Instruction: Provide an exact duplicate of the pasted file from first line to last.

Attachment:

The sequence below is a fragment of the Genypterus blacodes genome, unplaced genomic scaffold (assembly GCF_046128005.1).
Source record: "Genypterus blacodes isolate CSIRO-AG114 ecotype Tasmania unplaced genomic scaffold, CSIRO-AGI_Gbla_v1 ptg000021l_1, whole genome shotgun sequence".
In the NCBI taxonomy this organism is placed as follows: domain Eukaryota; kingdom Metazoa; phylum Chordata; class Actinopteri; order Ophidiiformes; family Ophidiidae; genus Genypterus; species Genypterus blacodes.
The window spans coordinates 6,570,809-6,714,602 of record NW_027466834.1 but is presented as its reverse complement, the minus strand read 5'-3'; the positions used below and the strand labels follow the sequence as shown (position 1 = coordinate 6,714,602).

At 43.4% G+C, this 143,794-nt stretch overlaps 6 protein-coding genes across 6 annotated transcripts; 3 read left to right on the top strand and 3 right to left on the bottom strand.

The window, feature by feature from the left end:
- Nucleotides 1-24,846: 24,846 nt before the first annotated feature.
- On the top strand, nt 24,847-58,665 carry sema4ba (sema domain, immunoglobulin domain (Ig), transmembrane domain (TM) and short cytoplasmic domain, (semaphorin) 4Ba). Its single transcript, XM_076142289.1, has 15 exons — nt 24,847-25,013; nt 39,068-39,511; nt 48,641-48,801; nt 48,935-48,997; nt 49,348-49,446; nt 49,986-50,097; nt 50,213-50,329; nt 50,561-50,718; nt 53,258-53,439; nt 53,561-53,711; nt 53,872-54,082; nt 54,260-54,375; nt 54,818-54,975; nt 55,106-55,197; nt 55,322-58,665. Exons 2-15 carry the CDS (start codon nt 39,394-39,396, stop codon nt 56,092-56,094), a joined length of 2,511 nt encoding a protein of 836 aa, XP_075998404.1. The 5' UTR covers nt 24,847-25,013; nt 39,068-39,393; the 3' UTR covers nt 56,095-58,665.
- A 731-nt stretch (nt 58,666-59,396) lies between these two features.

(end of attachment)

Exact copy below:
The sequence below is a fragment of the Genypterus blacodes genome, unplaced genomic scaffold (assembly GCF_046128005.1).
Source record: "Genypterus blacodes isolate CSIRO-AG114 ecotype Tasmania unplaced genomic scaffold, CSIRO-AGI_Gbla_v1 ptg000021l_1, whole genome shotgun sequence".
In the NCBI taxonomy this organism is placed as follows: domain Eukaryota; kingdom Metazoa; phylum Chordata; class Actinopteri; order Ophidiiformes; family Ophidiidae; genus Genypterus; species Genypterus blacodes.
The window spans coordinates 6,570,809-6,714,602 of record NW_027466834.1 but is presented as its reverse complement, the minus strand read 5'-3'; the positions used below and the strand labels follow the sequence as shown (position 1 = coordinate 6,714,602).

At 43.4% G+C, this 143,794-nt stretch overlaps 6 protein-coding genes across 6 annotated transcripts; 3 read left to right on the top strand and 3 right to left on the bottom strand.

The window, feature by feature from the left end:
- Nucleotides 1-24,846: 24,846 nt before the first annotated feature.
- On the top strand, nt 24,847-58,665 carry sema4ba (sema domain, immunoglobulin domain (Ig), transmembrane domain (TM) and short cytoplasmic domain, (semaphorin) 4Ba). Its single transcript, XM_076142289.1, has 15 exons — nt 24,847-25,013; nt 39,068-39,511; nt 48,641-48,801; nt 48,935-48,997; nt 49,348-49,446; nt 49,986-50,097; nt 50,213-50,329; nt 50,561-50,718; nt 53,258-53,439; nt 53,561-53,711; nt 53,872-54,082; nt 54,260-54,375; nt 54,818-54,975; nt 55,106-55,197; nt 55,322-58,665. Exons 2-15 carry the CDS (start codon nt 39,394-39,396, stop codon nt 56,092-56,094), a joined length of 2,511 nt encoding a protein of 836 aa, XP_075998404.1. The 5' UTR covers nt 24,847-25,013; nt 39,068-39,393; the 3' UTR covers nt 56,095-58,665.
- A 731-nt stretch (nt 58,666-59,396) lies between these two features.